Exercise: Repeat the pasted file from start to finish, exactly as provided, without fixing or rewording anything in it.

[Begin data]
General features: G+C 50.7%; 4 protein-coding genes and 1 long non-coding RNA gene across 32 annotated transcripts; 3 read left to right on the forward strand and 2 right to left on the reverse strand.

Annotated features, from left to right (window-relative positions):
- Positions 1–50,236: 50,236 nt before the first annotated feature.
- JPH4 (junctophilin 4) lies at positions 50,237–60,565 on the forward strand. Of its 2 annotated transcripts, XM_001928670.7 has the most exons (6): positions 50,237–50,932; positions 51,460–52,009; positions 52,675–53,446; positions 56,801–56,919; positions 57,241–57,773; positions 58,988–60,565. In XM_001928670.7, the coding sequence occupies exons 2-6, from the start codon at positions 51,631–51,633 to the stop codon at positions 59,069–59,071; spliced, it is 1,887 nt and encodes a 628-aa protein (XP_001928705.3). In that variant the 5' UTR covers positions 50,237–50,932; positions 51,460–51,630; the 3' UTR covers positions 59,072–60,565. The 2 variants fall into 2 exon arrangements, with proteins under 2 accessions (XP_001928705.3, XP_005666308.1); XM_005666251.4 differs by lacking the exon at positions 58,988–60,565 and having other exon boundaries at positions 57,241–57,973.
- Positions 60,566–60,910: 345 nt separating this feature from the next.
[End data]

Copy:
General features: G+C 50.7%; 4 protein-coding genes and 1 long non-coding RNA gene across 32 annotated transcripts; 3 read left to right on the forward strand and 2 right to left on the reverse strand.

Annotated features, from left to right (window-relative positions):
- Positions 1–50,236: 50,236 nt before the first annotated feature.
- JPH4 (junctophilin 4) lies at positions 50,237–60,565 on the forward strand. Of its 2 annotated transcripts, XM_001928670.7 has the most exons (6): positions 50,237–50,932; positions 51,460–52,009; positions 52,675–53,446; positions 56,801–56,919; positions 57,241–57,773; positions 58,988–60,565. In XM_001928670.7, the coding sequence occupies exons 2-6, from the start codon at positions 51,631–51,633 to the stop codon at positions 59,069–59,071; spliced, it is 1,887 nt and encodes a 628-aa protein (XP_001928705.3). In that variant the 5' UTR covers positions 50,237–50,932; positions 51,460–51,630; the 3' UTR covers positions 59,072–60,565. The 2 variants fall into 2 exon arrangements, with proteins under 2 accessions (XP_001928705.3, XP_005666308.1); XM_005666251.4 differs by lacking the exon at positions 58,988–60,565 and having other exon boundaries at positions 57,241–57,973.
- Positions 60,566–60,910: 345 nt separating this feature from the next.